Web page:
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Highlight: Detecting Disease Through the Interplay of Light and Sound

Posted 14/6/2019

In modern medicine, doctors can use a variety of technologies to peer inside their patients to detect and monitor the signs of disease. Methods such as X-ray imaging and ultrasound imaging are well known to the public, but researchers are also developing new imaging methods of unprecedented speed and sensitivity, by creatively combining ideas from physics, chemistry, and biology.

A breakthrough in an emerging technology known as optoacoustic imaging has been announced by a team of researchers from Nanyang Technological University, Singapore (NTU Singapore) and Soochow University in China. Writing in the journal Nature Communications, the team showed that they can simultaneously detect different types of biologically active chemicals, known as free radicals, by measuring sound waves emitted by nanoparticles in the body. The new technique can discriminate precisely between different conditions, allowing for the quick and accurate detection of tumours, liver disease, and even alcohol or drug intoxication.

Research team of B. Xing
Professor Bengang Xing (center) and his research team have developed a molecular probe that enables a new and improved form of optoacoustic imaging. Photo credit: M. Fadly.

“Optoacoustic imaging can monitor, in real time, the faint traces of certain chemicals in the body, without the need for a traditional blood test,” explains Associate Professor Bengang Xing, a chemistry researcher at NTU who led the study. “Our laboratory designs molecular probes, known as nanoparticles, that interact with specific biomarkers doctors are interested in. When the nanoparticles are injected into the body and illuminated with near-infrared light, they emit ultrasonic waves, which are easily detected from outside the body. The procedure is very safe, since the three components — trace nanoparticles, infrared light, and ultrasound — are all harmless to the body.”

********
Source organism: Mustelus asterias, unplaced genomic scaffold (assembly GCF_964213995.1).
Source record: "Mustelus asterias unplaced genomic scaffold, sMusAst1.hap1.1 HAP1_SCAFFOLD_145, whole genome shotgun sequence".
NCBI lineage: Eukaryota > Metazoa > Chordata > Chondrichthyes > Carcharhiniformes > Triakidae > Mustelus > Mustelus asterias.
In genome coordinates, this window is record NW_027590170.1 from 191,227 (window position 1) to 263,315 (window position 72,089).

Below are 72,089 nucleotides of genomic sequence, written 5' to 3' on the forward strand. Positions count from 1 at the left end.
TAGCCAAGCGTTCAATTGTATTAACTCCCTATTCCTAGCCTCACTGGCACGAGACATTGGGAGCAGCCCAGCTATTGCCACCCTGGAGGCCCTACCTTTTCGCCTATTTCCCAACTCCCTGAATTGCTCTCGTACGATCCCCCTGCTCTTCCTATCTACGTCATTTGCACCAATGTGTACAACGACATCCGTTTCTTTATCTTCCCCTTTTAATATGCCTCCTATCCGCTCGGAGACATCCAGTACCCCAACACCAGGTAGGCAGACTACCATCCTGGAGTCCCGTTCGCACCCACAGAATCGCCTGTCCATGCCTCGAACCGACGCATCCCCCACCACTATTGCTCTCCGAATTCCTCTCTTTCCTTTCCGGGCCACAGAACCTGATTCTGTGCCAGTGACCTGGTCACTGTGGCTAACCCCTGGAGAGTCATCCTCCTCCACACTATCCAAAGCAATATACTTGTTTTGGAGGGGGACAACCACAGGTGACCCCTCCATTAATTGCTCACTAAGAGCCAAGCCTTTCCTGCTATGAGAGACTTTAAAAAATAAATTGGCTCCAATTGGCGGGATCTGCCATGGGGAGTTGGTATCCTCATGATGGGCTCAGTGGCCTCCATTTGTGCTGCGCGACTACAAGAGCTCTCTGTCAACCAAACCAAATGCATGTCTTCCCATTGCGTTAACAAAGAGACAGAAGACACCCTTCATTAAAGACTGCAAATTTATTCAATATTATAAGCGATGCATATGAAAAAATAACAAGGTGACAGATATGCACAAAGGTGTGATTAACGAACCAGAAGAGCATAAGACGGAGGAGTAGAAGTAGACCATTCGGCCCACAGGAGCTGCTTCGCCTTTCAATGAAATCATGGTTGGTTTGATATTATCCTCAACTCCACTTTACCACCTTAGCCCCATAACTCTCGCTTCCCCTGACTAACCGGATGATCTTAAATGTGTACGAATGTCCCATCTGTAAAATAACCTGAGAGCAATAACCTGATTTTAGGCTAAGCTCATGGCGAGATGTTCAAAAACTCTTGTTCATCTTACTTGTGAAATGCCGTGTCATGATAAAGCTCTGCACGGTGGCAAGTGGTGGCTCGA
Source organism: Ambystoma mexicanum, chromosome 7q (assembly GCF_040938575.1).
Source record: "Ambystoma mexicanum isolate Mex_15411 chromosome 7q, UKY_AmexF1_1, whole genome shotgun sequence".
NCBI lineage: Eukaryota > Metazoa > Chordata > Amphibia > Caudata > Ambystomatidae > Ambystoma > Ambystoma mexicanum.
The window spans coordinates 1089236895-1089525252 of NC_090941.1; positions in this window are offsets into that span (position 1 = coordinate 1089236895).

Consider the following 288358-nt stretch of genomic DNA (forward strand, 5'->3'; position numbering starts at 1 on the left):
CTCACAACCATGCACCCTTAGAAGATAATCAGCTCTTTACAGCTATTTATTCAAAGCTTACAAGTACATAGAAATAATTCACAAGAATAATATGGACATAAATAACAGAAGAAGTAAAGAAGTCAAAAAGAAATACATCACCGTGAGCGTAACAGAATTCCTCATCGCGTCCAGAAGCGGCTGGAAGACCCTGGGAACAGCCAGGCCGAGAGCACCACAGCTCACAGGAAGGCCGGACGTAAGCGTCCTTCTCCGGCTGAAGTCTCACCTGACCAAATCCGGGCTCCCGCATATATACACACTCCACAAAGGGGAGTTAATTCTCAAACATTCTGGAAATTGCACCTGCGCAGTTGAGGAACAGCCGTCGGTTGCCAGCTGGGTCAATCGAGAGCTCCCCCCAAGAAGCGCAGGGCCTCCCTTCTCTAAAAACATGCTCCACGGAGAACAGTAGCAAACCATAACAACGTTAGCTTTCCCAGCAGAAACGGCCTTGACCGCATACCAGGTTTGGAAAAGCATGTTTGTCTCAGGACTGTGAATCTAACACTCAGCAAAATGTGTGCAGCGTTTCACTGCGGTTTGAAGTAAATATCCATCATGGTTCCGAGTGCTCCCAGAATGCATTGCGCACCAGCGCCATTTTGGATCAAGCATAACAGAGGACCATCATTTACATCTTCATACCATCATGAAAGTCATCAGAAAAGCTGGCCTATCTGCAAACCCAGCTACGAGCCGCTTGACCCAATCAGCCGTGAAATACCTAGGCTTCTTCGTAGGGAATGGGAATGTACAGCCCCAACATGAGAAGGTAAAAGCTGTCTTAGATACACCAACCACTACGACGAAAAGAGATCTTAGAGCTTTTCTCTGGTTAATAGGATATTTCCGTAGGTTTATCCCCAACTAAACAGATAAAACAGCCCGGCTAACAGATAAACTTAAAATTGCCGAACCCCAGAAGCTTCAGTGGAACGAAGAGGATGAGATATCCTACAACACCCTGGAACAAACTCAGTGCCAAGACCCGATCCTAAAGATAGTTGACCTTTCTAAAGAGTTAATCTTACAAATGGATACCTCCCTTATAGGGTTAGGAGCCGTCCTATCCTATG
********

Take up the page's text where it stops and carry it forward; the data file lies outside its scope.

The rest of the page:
Optoacoustic images
Optoacoustic images showing the inflammation of a mouse liver caused by a dose of tacrine. The new technique can accurately detect two different free radicals (top and bottom rows) at different times (left and right columns).
Figure credit: X. Ai et al.

The Xing laboratory teamed up with the group of Professor Mingyuan Gao in Soochow University to develop and test a new optoacoustic imaging method, utilising a nanoparticle specially designed to interact with two indicator molecules at the same time. The researchers targeted two types of free radicals, biologically active mediator molecules known to appear in different concentrations in healthy and diseased tissue. Since the different free radical interactions produce ultrasonic waves at different frequencies, their relative concentrations can be precisely determined. The researchers hoped that this “dual-channel” scheme would provide a more informative and useful measurement signal.

The tests, performed at the Gao laboratory in Soochow University, surpassed all expectations. In one experiment, mice were injected with either lipopolysaccharide (a toxin commonly produced by bacterial infections) or tacrine (a drug used to treat Alzheimer’s disease). Both injections cause liver inflammation, accompanied by the accumulation of free radicals. Optoacoustic imaging was able to show precisely where in the liver the free radicals appeared. Moreover, by comparing the relative concentrations of free radicals, the team could clearly distinguish between the two causes of inflammation (lipopolysaccharide or tacrine).

Researcher photo
The NTU team. From left: Xiangzhao Ai, Zhimin Wang, Bengang Xing, and Haolun Cheong. Photo credit: M. Fadly.

The team also compared optoacoustic imaging to two standard blood tests for liver inflammation, and showed that their method can distinguish between different sources of liver inflammation more accurately than either blood test. Moreover, optoacoustic imaging can be performed repeatedly, as it does not require the drawing of blood, which allows the progression of liver inflammation to be easily monitored over time.

“Our team is continuing to refine the method,” says Associate Professor Xing. “We believe that it will soon be useful for medical diagnoses, such as the early detection of tumours, and for monitoring how patients respond to medical treatments.”

Reference:
X. Ai, Z. Wang, H. Cheong, Y. Wang, R. Zhang, J. Lin, Y. Zheng, M. Gao, and B. Xing, Multispectral optoacoustic imaging of dynamic redox correlation and pathophysiological progression utilizing upconversion nanoprobes, Nature Communications 10, 1087 (2019).